There is one dear friend (hi Janna) (everybody wave to Janna), who has also called to consult with Marielle and I. She tells us about what is happening in her area and we are so excited every time she does. But when she does call, we do not just talk about the theory of teaching. We immediately relate her experience to our own. We often, although not always, find parallels in our own experience and share what we learned, either good or bad. "When that happened, I tried this, and fell flat on my face." Or perhaps, "Wow, I saw something similar and tried this. I couldn't believe what happened. It was great!"

After we do this, share our own personal experience, she then figures out how it applies to her situation and goes off and tries it. And then a few days later the phone rings, or she sends us an e-mail. (Or, as just happened the other day, she pops over with her family and a friend, which is odd, since she lives hours away and has to take a ferry to get here.)

Now, does all this mean that Marielle and I know what we are doing? Of course not. We are just as lost as anyone else. (Of course, we have the letters from the Universal House of Justice, so how lost can we be?) This realization helps rid us of that nasty yuckiness called "paternalism". Blech. The love Janna and her family have for us and our love for them, as well as all the other friends who work with us, is genuine (and quite wonderful, I might add).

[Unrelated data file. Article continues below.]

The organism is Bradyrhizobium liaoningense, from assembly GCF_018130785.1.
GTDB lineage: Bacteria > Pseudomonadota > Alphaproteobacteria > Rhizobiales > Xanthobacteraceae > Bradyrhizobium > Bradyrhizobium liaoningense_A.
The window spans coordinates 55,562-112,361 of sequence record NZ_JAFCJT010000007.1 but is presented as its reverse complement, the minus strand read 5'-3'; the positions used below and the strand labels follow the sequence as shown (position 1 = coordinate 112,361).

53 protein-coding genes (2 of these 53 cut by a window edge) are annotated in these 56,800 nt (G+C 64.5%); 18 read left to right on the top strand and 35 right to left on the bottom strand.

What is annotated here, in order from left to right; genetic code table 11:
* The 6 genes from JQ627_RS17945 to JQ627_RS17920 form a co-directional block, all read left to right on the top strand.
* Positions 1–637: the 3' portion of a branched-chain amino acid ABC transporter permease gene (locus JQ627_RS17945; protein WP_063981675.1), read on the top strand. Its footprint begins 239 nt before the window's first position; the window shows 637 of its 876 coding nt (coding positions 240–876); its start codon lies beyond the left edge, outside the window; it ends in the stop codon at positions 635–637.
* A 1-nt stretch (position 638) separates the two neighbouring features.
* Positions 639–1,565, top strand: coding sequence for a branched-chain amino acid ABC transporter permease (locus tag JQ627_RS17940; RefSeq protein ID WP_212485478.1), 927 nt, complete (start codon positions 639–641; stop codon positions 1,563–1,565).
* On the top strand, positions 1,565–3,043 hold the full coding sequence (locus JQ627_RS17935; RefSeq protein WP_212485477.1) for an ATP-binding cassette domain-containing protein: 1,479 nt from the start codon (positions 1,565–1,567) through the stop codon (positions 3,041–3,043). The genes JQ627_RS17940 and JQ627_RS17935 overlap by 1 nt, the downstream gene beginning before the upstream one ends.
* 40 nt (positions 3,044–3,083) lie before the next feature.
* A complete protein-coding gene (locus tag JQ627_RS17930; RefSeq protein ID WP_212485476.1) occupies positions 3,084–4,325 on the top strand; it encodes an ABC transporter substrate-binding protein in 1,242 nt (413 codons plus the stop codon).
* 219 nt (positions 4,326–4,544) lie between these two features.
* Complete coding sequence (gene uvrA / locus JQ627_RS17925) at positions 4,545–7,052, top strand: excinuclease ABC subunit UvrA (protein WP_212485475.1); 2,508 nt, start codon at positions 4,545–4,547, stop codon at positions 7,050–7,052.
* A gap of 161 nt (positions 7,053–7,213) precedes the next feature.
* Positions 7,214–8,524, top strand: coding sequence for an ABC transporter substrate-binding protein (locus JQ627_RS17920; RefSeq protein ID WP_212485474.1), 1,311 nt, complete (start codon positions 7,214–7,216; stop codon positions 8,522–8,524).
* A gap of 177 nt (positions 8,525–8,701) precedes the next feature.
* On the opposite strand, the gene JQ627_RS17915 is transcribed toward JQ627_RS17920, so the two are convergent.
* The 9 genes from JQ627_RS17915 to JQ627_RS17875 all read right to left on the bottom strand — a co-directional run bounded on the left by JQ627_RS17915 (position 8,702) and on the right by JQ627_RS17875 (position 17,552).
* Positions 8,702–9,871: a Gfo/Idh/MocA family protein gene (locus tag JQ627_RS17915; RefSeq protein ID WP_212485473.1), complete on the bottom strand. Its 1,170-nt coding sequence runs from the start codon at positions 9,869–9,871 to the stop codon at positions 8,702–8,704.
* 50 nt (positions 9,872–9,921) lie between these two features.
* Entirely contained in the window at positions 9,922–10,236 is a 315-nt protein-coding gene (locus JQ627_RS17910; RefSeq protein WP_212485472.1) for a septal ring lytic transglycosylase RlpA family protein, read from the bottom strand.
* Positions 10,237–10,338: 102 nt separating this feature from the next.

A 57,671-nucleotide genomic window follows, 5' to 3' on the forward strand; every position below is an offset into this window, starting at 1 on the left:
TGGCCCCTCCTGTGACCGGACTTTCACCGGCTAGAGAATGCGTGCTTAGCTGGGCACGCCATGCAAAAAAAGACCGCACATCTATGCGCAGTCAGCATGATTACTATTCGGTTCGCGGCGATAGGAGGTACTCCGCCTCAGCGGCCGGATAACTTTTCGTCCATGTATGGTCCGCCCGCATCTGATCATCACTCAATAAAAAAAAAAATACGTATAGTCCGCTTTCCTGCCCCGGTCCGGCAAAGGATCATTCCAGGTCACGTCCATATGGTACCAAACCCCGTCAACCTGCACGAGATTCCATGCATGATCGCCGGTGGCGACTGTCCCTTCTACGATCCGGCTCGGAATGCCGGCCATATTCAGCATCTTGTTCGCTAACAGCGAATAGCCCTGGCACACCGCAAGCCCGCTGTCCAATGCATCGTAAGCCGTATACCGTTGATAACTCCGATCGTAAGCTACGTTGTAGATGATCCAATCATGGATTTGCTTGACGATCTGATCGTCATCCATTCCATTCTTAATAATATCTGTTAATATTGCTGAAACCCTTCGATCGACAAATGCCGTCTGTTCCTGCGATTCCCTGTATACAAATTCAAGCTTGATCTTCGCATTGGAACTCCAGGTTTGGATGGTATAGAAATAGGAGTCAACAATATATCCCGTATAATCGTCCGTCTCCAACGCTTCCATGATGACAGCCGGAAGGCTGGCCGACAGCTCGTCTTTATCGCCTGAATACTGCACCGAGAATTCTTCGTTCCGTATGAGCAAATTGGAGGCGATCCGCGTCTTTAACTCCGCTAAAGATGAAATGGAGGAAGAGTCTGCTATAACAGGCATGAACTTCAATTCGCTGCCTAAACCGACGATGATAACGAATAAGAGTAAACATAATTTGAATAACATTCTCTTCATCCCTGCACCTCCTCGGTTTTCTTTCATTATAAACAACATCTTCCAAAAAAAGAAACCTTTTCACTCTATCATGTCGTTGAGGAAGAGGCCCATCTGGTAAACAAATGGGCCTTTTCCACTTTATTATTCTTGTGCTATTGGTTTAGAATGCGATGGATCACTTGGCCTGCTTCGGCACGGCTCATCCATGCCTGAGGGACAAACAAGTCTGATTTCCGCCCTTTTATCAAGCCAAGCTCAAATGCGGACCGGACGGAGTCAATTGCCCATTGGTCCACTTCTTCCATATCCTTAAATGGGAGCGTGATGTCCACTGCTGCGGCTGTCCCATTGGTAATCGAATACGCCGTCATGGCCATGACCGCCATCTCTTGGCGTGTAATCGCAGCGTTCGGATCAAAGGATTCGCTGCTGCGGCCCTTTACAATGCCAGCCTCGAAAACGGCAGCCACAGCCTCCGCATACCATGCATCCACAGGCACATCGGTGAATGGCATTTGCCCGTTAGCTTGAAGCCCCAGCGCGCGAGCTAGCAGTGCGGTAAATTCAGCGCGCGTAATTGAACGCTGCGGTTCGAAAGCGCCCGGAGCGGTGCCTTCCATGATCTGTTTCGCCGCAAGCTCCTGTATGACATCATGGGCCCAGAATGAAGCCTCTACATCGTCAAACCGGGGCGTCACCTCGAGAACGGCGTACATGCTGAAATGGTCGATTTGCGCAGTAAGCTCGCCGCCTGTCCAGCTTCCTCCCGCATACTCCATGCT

But does all this mean that we don't get discouraged at times? Of course not. We do. We stumble, just like everyone else. But our friends' "Calm determination... to demonstrate how stumbling blocks can be made stepping stones for progress" helps us move past that. And their "readiness to listen, with heightened spiritual perception" is "invaluable".


  1. And thank-you, dear friends, for providing a totally non-judgmental and supportive space for us It's a blessing to learn with you.


  2. Thanks for the reflections. The Promoting Entry by Troops compilation is available here: